The good:

  • There is a significant trend to move to the browser, so there is a lot of active development for the technologies that ASCOT is based on.
  • The power of the browser increasing rapidly with HTML5, WebGL, and asm.js.
  • There are several widgets already implemented
    • Sky viewer (Google Earth)
    • SQL interface to the SDSS catalogs
    • Histogram and scatter plots (Highcharts)
    • Dataset viewer (YUI)
    • FITS viewer
    • Interface to sciDB server
  • An 'ASCOT button' API that allows dashboards to be assembled pragmatically from information in a web page. This makes it possible to go from a static view of data (pipeQA) to a dynamic one (ASCOT dashboard).
  • Having multiple browsers seeing the same view of the data with all browsers able to modify the view makes the interaction very collaborative.
  • The above also means that you can work on a dashboard in one place and open it up another place with exactly the same view.
  • The framework is simple enough that the learning curve for developing widgets is relatively shallow, so that community contribution is possible.

The bad:

  • Not production ready (but close).
  • Plotting in JavaScript has a limit of ~few 10,000 points. This limitation is primarily due to the fact that JavaScript plotting libraries typically use SVG.
  • Some aspects are hard (full featured FITS viewer) and ASCOT is resource limited.
  • It's not clear how to generate publication quality plots.
  • Dataset I/O is not completely implemented.
  • There is no API for creating composite/derived columns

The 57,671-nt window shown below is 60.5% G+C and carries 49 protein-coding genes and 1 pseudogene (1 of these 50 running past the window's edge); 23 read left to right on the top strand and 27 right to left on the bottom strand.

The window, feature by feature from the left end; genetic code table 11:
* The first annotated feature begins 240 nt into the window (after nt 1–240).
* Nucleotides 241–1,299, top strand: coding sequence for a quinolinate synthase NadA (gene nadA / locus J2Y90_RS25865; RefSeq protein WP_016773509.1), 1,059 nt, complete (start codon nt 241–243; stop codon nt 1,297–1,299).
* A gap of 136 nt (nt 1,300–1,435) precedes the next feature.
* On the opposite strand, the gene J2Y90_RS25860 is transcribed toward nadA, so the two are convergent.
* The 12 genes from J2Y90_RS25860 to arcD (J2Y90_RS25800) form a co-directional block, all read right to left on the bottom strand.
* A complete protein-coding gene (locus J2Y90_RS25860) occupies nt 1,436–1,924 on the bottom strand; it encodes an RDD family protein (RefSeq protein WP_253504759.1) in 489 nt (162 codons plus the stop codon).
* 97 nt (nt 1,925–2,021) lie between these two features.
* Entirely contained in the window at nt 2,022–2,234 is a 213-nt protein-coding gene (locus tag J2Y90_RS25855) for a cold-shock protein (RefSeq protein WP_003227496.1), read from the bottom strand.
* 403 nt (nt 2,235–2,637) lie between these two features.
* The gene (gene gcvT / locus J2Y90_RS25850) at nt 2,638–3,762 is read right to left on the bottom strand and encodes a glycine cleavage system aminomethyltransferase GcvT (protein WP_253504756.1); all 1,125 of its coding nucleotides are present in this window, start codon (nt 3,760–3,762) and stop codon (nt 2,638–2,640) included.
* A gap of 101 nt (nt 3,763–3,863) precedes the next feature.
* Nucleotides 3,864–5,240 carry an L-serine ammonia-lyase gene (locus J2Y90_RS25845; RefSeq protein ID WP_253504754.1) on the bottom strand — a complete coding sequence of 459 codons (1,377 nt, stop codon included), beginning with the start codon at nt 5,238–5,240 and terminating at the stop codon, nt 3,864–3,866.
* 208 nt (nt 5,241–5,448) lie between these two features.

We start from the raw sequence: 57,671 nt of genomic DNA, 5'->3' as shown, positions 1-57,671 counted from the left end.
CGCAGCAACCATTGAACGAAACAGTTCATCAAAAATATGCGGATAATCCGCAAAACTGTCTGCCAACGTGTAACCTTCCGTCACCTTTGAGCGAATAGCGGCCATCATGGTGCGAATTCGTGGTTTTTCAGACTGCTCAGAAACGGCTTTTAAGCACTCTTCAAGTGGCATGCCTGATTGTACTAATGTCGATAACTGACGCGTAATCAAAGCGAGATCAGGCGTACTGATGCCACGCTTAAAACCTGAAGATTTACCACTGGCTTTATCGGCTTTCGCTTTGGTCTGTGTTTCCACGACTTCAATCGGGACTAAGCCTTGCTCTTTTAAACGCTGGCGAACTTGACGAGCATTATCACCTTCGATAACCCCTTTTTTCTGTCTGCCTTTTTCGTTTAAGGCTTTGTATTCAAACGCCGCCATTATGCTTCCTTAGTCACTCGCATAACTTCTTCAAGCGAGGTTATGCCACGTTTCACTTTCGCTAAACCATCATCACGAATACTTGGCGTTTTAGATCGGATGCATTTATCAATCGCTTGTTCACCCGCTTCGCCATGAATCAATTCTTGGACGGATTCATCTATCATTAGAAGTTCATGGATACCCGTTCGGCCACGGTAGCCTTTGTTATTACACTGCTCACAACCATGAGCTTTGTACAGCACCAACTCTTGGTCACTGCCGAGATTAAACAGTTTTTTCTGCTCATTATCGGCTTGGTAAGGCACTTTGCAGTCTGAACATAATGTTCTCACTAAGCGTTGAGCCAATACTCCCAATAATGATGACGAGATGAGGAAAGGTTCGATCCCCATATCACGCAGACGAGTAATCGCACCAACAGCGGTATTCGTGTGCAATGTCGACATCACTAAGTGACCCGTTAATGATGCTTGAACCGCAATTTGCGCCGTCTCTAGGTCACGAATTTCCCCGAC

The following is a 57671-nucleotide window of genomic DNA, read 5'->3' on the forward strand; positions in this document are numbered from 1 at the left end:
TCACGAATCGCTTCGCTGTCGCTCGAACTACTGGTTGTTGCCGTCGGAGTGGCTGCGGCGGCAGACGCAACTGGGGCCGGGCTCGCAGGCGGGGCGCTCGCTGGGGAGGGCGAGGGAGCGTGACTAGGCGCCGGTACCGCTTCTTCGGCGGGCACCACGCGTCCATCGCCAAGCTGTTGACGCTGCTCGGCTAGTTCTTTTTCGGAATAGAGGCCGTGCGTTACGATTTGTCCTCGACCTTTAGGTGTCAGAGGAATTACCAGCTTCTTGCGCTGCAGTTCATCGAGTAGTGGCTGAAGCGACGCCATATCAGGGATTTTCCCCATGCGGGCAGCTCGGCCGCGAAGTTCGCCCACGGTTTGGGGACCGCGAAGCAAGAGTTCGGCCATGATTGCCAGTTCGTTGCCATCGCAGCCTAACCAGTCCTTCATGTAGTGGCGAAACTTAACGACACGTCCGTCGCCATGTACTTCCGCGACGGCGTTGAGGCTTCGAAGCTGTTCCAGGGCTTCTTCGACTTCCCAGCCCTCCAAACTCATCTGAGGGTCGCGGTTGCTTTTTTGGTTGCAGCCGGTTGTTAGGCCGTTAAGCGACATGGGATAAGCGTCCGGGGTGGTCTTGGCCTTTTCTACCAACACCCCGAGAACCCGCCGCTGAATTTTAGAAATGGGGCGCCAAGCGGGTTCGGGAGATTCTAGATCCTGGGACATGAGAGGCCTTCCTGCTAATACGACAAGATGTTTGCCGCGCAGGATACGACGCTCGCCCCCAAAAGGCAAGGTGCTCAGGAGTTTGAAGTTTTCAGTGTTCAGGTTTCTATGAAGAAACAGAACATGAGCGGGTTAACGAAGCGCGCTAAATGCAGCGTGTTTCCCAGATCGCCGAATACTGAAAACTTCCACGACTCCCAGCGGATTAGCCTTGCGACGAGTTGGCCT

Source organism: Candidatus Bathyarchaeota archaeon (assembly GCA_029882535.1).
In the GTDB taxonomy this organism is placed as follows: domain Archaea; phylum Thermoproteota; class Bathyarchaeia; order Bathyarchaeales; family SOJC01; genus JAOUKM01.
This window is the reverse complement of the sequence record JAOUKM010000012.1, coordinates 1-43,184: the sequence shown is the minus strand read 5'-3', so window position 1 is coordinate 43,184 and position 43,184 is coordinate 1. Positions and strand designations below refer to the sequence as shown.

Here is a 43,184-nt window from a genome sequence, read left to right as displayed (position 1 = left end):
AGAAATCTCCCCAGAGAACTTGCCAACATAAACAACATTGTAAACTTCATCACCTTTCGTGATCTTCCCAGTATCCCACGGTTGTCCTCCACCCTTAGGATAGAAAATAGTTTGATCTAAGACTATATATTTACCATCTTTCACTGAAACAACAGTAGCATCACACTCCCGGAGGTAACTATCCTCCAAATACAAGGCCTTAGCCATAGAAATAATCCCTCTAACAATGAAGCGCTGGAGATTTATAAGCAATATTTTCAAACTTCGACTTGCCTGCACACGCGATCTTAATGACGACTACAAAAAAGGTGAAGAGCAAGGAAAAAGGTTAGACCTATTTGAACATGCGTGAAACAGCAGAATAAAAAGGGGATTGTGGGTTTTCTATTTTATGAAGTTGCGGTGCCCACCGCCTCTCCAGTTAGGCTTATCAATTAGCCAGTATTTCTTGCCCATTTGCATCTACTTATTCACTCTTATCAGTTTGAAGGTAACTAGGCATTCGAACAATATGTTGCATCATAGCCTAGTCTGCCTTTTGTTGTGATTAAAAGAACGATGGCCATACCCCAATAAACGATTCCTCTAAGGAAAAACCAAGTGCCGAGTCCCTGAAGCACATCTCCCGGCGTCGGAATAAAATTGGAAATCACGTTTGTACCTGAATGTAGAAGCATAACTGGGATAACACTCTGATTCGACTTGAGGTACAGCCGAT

My take: This could be a very good tool for data exploration (especially collaboratively). I think it could be very useful in the context of QA. It is almost mature enough for this, but would need some work to get all the way there.


TOPCAT

[KSK] TOPCAT is a standalone Java application for plotting and data manipulation. The STILTS package provides much of the same functionality of the TOPCAT GUI via the command line. I have found TOPCAT to be very useful for doing rapid comparisons of specific datasets.

The good:

  • There are extensive tools for creating composite/derived columns as well as sub-selecting the data
    • Tools include a relatively comprehensive set of mathematical functions including some aggregation functions
    • Sub-selection via logical operations on columns as well as by bounding regions (including freehand regions)
    • New datasets can be created from sub-selections.
  • Many plotting options
    • 2 and 3 D scatter plots.
    • Histograms and density plots
  • Utilities for matching datasets via indexes or positions with positional errors
  • Built in support for celestial coordinate systems
  • Very mature I/O. Many file types are supported. I find it very useful to be able to load FITS files, for example.

The bad:

  • Native app, so not collaborative
  • I have noticed some bugs with saving sessions and with the density plots. I have not gone far enough to make "how to reproduces," and it has not been bad enough to make me stop using it.
  • There is no way to make publication quality plots (I don't know how to make Greek letters).
  • It is fairly memory intensive. I have been limited by memory before performance.
  • I have very little experience with the command line tools, but the libraries are only callable from Java and Jython.

My Take: This has been a good tool for doing preliminary exploratory work on relatively large datasets. The data manipulation utilities are especially useful. The ability to make many different sub-selections and plot them all together has also been useful to me. I think it should be viewed as a good model, in terms of functionality, for any plotting/visualization framework the project uses down the road.


  • opSim/calSim metrics (under development)

  • Ginga
    Python-based FITS image viewer